Samatha - One must understand factors and conditions


From the foregoing examples we see that samatha cannot be cultivated without a basic understanding of the realities taught in the Abhidhamma which are in fact the realities of daily life, and without careful consideration of them. One should know precisely when the citta is kusala citta and when it is akusala citta. One should know which realities the jhāna-factors are and one should realize as regards oneself whether the jhāna-factors are developed or not. One should know whether the cetasikas which are the five indriyas (faculties) are developed or not, whether they are balanced or not. If there is not the right understanding of all these different factors and conditions necessary for the attainment of 'access concentration' and of jhāna, one is in danger of taking for 'access concentration' what is not 'access concentration' and taking for jhana what is not jhāna. Neither 'access concentration' nor jhana can be attained without having cultivated the right conditions.

 

Not all meditation subjects lead to jhāna, some have only 'access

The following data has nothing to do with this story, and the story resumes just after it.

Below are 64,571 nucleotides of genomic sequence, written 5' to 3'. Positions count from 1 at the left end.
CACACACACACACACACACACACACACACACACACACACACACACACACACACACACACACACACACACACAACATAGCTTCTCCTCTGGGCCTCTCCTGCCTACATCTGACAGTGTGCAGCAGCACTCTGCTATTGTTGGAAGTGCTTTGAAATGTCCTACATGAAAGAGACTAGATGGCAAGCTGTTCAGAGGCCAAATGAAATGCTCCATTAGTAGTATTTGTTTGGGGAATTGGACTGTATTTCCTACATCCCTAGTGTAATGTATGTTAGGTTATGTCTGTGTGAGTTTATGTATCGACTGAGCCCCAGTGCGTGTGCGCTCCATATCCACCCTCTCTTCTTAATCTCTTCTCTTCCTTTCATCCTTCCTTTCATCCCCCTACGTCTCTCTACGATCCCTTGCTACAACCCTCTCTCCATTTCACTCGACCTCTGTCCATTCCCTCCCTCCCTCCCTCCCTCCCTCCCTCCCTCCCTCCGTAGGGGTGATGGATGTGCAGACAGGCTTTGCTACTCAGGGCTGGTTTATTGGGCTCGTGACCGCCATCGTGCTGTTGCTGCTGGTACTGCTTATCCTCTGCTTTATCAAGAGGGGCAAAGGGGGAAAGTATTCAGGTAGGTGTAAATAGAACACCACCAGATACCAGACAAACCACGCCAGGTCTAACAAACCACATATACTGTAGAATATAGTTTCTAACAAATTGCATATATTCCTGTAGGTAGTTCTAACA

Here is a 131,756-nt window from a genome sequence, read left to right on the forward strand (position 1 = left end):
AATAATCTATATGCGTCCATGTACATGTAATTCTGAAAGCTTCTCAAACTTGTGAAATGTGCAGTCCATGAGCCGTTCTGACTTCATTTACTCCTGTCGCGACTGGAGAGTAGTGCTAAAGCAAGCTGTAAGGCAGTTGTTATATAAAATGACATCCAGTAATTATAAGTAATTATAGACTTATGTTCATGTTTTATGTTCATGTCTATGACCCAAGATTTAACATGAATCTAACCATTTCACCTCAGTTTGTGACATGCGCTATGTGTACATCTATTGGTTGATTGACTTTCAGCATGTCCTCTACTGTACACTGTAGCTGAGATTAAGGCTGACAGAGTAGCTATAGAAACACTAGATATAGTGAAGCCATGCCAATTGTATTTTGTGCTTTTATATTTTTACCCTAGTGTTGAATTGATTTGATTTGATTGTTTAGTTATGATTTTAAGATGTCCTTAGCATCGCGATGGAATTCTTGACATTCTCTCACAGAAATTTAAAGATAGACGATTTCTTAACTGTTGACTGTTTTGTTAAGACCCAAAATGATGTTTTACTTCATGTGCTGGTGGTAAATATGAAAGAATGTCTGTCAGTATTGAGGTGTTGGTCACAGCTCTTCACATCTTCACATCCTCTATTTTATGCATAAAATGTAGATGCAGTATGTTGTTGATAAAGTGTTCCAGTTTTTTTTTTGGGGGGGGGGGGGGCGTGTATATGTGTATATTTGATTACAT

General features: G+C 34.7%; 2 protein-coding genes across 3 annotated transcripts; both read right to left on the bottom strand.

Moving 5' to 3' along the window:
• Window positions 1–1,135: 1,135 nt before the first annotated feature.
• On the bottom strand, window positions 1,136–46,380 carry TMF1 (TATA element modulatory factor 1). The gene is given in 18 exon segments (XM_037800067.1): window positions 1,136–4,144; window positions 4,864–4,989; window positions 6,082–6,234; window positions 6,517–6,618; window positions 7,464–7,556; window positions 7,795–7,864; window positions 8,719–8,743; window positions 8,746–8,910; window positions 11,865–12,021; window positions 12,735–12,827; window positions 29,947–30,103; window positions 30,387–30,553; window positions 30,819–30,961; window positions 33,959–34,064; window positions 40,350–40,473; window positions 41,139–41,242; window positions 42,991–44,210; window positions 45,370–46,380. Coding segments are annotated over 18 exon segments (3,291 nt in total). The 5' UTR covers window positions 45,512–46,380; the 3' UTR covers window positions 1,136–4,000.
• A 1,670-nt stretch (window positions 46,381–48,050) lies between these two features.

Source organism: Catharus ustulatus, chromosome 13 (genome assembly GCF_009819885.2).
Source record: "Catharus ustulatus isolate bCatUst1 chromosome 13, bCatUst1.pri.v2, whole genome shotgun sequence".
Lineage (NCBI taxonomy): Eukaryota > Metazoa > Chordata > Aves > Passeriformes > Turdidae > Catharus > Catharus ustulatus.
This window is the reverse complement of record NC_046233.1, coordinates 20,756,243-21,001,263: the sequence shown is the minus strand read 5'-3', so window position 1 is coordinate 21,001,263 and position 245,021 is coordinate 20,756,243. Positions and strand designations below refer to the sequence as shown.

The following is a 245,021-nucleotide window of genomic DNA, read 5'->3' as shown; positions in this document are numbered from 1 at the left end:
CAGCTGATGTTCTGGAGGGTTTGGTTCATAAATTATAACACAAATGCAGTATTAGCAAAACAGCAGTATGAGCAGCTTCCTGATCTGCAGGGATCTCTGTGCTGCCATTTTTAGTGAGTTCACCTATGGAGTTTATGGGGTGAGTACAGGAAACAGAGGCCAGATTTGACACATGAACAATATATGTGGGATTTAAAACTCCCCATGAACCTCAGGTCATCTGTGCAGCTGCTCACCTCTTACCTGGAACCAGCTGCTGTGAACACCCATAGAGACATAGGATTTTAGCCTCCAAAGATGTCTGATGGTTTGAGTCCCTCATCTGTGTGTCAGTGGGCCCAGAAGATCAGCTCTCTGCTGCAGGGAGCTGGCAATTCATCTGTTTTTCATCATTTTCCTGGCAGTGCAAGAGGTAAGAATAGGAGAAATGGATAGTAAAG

concentration' as their result, such as the recollections of the Buddha, the

Dhamma and the Sangha. Some meditation subjects lead only to the first

stage of rūpa-jhāna, some to all stages of rūpa-jhāna. The meditation subject

which is 'mindfulness of breathing' can lead to all stages of rūpa-jhāna.

This meditation subject which is considered by many to be relatively easy, is

one of the most difficult. One has to be mindful of one's in-breath and out-

breath where they touch the tip of the nose or the upper-lip. This meditation

subject is not learnt by sight, but by touch : the in-breath and the out-breath

are the 'sign' (nimitta) one has to continue one's attention to. We read in the

'Visuddhimagga' (VIII, 208):

 

'For while other meditation subjects become clearer at each higher stage, this

one does not: in fact, as  he goes on developing it, it becomes more subtle

for him at each higher stage, and it even comes to the  point at which it is no

longer manifest.'

 

Further on (Vlll, 210, 211) we read:

 

'... This was why the Blessed One said: 'Bhikkhus, I do not say of one who is

forgetful, who is not fully aware, (that he practises) development of

mindfulness of breathing.' (Middle Length Sayings III, No. 118, 84)

 

     'Although any meditation subject, no matter what, is successful only in

one who is mindful and fully aware, yet any meditation subject other than this

one gets more evident as he goes on giving it his attention.

 

      But this mindfulness of breathing is difficult, difficult to develop, a field in

which only the minds of Buddhas, Pacceka Buddhas, and Buddhas' sons are

at home. It is no trivial matter, nor can it be cultivated by trivial persons. In

proportion as continued attention is given to it becomes more peaceful and

more subtle. So strong mindfulness and understanding are necessary here.'

 

Topic ID  194
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